Overall the show speaks to the virtue of endurance, in many voices, registers and tones. And nowhere is Edwards’ hopefulness more in evidence than in the large freestanding sculpture called “Homage to the Poet Leon Gontran Damas” (1978–81). The work, which dominates the show, pays tribute to Edwards’ friend Damas, the poet from French Guiana who cofounded the transnational Négritude movement. A giant, sharp-edged metal crescent faces eastward, leading to a room-wide arrangement of large square and circular plates and rings. These variously-positioned structures are set apart by a chain that sweeps outwardly in a perfect arc along the gallery floor, forming both a direction for the visitor and a gentle perimeter that neatly frames the work’s meditative, geometric calm.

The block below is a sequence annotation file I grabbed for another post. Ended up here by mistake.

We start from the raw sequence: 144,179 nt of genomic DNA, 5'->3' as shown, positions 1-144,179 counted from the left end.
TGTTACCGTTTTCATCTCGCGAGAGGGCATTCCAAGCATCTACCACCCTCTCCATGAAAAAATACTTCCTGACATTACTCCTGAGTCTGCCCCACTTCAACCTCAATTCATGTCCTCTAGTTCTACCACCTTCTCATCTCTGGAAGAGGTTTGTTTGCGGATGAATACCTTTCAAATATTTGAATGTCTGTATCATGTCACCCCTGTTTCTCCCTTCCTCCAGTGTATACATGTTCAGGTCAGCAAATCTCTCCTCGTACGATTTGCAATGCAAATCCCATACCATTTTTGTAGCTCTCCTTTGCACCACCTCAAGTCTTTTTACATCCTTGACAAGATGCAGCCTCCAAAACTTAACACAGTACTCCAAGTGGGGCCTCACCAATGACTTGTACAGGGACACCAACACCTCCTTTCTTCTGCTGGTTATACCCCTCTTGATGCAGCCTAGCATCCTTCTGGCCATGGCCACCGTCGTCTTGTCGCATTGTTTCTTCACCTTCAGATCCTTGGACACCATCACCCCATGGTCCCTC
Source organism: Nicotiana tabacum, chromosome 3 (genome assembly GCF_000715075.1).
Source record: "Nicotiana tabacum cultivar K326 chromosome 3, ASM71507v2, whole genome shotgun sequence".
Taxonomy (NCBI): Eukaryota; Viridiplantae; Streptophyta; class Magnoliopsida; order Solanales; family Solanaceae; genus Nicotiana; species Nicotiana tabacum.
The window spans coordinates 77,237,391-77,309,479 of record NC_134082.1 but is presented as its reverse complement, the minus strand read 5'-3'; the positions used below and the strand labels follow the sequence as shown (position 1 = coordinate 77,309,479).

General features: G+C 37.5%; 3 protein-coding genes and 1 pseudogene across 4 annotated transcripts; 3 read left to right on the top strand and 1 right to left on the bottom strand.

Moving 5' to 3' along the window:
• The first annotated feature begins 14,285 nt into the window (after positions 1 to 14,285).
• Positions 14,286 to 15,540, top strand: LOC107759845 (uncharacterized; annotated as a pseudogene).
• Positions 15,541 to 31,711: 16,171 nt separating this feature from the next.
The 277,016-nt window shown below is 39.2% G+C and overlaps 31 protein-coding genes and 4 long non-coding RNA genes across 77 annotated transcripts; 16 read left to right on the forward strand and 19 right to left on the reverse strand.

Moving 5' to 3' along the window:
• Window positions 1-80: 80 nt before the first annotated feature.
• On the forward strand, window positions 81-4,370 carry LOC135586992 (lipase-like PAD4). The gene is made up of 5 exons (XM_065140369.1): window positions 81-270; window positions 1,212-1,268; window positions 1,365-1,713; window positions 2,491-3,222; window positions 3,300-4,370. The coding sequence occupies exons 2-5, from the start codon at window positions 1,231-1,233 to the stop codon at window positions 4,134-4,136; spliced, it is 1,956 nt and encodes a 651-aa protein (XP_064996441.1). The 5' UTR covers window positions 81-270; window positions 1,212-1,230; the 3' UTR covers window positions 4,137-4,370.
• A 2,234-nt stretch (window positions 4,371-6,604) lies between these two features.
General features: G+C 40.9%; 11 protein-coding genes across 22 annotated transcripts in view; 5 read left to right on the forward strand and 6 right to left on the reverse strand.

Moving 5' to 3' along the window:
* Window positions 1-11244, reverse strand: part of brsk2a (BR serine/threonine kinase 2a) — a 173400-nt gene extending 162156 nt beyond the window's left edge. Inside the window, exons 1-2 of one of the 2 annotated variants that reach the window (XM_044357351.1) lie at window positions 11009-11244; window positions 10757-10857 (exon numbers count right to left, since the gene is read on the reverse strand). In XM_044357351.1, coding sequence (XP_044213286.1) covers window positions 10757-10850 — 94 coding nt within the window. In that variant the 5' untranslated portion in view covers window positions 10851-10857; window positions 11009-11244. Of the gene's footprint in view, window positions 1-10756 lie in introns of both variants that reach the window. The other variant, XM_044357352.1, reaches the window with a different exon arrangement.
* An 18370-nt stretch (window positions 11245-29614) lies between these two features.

Walking within its monumental silhouettes and metallic peripheries, the viewer finds no easy symbolism within its rings, circles, squares and crescent. Instead, the work gradually transports the viewer beyond the narrow confines of local New York time, into a tranquil sensation of the world as pure possibility: of form, shape and function within the purity of space — an ethereal experience forged by a sculptor’s steeliness.
Melvin Edwards continues at Alexander Gray Associates (510 West 26 Street, Chelsea, Manhattan) through December 13.